Interview – Panicland

Winnipeg pop sensation Panicland are fresh off the release of their hot new single “Bad word”. This four piece boy band is more than just great hair and 1D doppelgängers. They have enough talent and music industry support to be taking over the pop charts worldwide in no time. Canadian Beats had the chance to catch up to Braedon Basseo of Panicland to talk music and that ridiculously perfect hair, and here’s what happened.

“Bad Word” has already been tied as the number one most added single to Canadian radio the week of release, what was your first thought when hearing that, how did it make you feel? 

After putting so much work into “Bad Word” for the past few months it was our first taste of any sort of payoff. My first thought was “Who are we tied with?” and my second thought was “Who can I tell?” Haha.

I read that you guys have pretended to be celebrities and even worn disguises to infiltrate parties and network with huge players in the industry, tell me about that!

That’s one of our favourite hobbies, haha. The last time we snuck into any parties was in LA during Grammy-week. We snuck into a different industry party every night. Everyone from Taylor Swift, to Skrillex, to Paul McCartney was at these parties and we definitely were not supposed to be there. The security was higher than airport security and it was next to impossible to get in. So we dressed the part, got a few people to take our pictures outside to look like we belonged, and approached every random person walking out of the party, asking if they could slip off their wristbands to let us “borrow” them. When that didn’t work we decided to look up the Instagram hashtags for the parties. We’d find pictures of people inside, click their profile, check the tags, steal their names, become them and give their names to the security in charge of the guest lists. It worked every time.

In such a tough and competitive industry Panicland has built up quite the name for yourselves on your own, what do you think is the key to your success? 

I think the key to our success so far has been to have an almost unhealthy drive and obsession for music and constantly trying to better ourselves in every area we can. For me, songwriting is my main focus. Writing hundreds of songs and constantly trying to impress myself with my writing.

You guys are very active on all social media aspects and connect with fans consistently, how important do you think being active on social media is as an artist in the modern music industry? 

I think it’s the most important thing, next to the music. Mystery in music is starting to disappear and attention spans are getting shorter. Before the internet fans would have the album covers to stare at and whatever interviews they could catch on MTV. Now it’s possible for fans to know what time you woke up, your favourite cereal etc and I think it’s great. It makes it easier for them to feel ownership and a genuine personal connection with their favourite bands.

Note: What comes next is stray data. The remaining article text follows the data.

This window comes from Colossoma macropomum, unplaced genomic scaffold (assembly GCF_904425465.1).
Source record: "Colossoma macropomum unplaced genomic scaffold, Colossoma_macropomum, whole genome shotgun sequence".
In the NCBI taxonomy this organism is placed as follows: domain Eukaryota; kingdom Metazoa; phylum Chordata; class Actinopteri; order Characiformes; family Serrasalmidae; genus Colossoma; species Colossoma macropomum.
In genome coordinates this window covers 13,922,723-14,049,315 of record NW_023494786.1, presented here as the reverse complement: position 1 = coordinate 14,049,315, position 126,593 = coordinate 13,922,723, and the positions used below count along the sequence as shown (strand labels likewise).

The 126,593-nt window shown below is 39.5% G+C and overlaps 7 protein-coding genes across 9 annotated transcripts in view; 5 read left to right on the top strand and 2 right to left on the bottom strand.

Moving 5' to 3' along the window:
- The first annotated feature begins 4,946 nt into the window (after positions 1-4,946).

What was it like co-writing with writers that have worked with huge acts like Britney Spears and Nick Jonas? 

I like to take it as a learning experience every time. These are people who have made lots of mistakes to get to where they are – we can learn from that. As a songwriter I think it’s important to never get comfortable and set in your own ways. When I make an effort to challenge myself as a writer and step outside of my comfort zone it always shows in the music.

What made you decide to pursue music as a career? Has this always been something you have dreamed of doing? 

For me it was the only thing I ever thought of doing but it was never a conscious decision to do it as a career. It happened very gradually – one thing lead to another and here we are.

Canadian Beats likes to include a “just for fun” portion to help your fans get to know you just that much better, ready!? 

Yes!

I’ve been dying to ask, the hair, how do you get it that perfect!? 

Haha, I used to be obsessed with doing my hair because of Danny from the movie, “Grease”. Then Billie Joe from Green Day inspired me too always keep it funky and different.

If you weren’t doing music, what would you be doing? 

Acting, I’d guess.

If you could play a show with ANY artist dead or alive, who would you play with? 

Elvis Presley, back in 1956 when the fans rushed the stage and the parents protested outside the venue.

What’s one thing you have to do as a ritual before playing a show? Do you have good luck charms? 

I watch the James Brown TAMI performance the morning of every show – the energy is pretty contagious!

And I’m sure the ladies all want to know, any of you single? 

3/4 of us are 😉

And last, but of course not least, do you have anything you would like to say to your fans and supporters? 

We are extremely appreciative of everyone jumping onboard at the start of our careers. We want to make everyone proud.

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